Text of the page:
maybe because of widest point spread ever and great base-line for all the x-types?


Yeah, I think that is the probable reason. This is the largest AF sensor ever, something like 19 x 8 mm. Slowers lens would not produce a reliable phase difference for the outer AF points.

It doesn't seem to me you lose too much though by not being in Grp A, unless you are in Grp H and really who's using either of those lenses on a 5D III anyway?



Jun 16, 2012 at 11:45 AM
Yakim Peled
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p.1 #10 · p.1 #10 · Why is the 5D3's AF system so sensitive to the lens you use?


Pixel Perfect wrote:
It doesn't seem to me you lose too much though by not being in Grp A, unless you are in Grp H and really who's using either of those lenses on a 5D III anyway?


Yeah, but I guess owners of the 800/5.6 would not be too happy that their lens is in group F, alongside a host of cheap kit lenses.

Happy shooting,
Yakim.



Jun 16, 2012 at 07:20 PM
 

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speedmaster20d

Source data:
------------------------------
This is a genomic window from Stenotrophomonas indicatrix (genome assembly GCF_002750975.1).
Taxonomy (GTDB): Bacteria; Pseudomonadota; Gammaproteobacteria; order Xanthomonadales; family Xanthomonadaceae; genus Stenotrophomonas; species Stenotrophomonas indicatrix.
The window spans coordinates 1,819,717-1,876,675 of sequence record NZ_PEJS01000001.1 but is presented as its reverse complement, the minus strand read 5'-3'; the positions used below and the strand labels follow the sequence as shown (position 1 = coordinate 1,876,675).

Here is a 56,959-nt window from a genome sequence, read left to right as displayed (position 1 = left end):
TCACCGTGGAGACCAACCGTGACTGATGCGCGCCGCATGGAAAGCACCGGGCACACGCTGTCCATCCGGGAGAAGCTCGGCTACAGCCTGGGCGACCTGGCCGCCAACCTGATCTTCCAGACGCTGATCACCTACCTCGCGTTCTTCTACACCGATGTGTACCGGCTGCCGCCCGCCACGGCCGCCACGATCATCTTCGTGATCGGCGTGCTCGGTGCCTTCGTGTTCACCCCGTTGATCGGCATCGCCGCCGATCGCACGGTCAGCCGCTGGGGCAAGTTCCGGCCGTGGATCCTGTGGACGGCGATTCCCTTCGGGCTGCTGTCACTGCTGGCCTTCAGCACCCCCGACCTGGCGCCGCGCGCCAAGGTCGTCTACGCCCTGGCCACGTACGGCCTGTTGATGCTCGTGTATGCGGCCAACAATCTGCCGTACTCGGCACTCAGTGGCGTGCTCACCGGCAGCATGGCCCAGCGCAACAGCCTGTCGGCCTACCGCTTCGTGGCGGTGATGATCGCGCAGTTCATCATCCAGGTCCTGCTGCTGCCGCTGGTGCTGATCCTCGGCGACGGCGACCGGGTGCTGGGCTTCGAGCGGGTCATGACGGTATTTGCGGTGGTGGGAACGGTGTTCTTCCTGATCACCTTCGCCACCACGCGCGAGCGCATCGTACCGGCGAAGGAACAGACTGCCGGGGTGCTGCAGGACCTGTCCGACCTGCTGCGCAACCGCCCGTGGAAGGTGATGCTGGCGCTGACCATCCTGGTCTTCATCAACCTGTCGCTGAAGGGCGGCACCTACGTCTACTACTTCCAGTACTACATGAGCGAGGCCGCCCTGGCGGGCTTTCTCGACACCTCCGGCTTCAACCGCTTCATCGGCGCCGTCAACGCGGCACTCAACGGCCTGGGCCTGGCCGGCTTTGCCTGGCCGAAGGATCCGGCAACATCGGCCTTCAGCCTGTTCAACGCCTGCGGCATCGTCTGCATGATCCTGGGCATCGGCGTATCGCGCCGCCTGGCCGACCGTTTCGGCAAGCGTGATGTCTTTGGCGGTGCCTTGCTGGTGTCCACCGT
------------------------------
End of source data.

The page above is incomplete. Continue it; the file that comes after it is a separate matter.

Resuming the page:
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p.1 #11 · p.1 #11 · Why is the 5D3's AF system so sensitive to the lens you use?


In the new design Canon has been very conservative, given the AF coverage is very wide (the widest so far in any EOS camera) they have decided to disable the outer AF sensors for certain lenses due to light fall-off (vignetting) to ensure consistent performance in low-light conditions and given that camera is rated for -2EV.


Jun 16, 2012 at 07:36 PM
RobertLynn
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p.1 #12 · p.1 #12 · Why is the 5D3's AF system so sensitive to the lens you use?


speedmaster20d wrote:
In the new design Canon has been very conservative, given the AF coverage is very wide (the widest so far in any EOS camera) they have decided to disable the outer AF sensors for certain lenses due to light fall-off (vignetting) to ensure consistent performance in low-light conditions and given that camera is rated for -2EV.


Wow! I didn't realize that camera was rated to -2.

That's pretty damn impressive.



Jun 16, 2012 at 11:01 PM
senzazn12
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p.1 #13 · p.1 #13 · Why is the 5D3's AF system so sensitive to the lens you use?


-2 is pretty impresive. Man oh man.


Nov 26, 2012 at 12:54 AM
timbop
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p.1 #14 · p.1 #14 · Why is the 5D3's AF system so sensitive to the lens you use?


speedmaster20d wrote: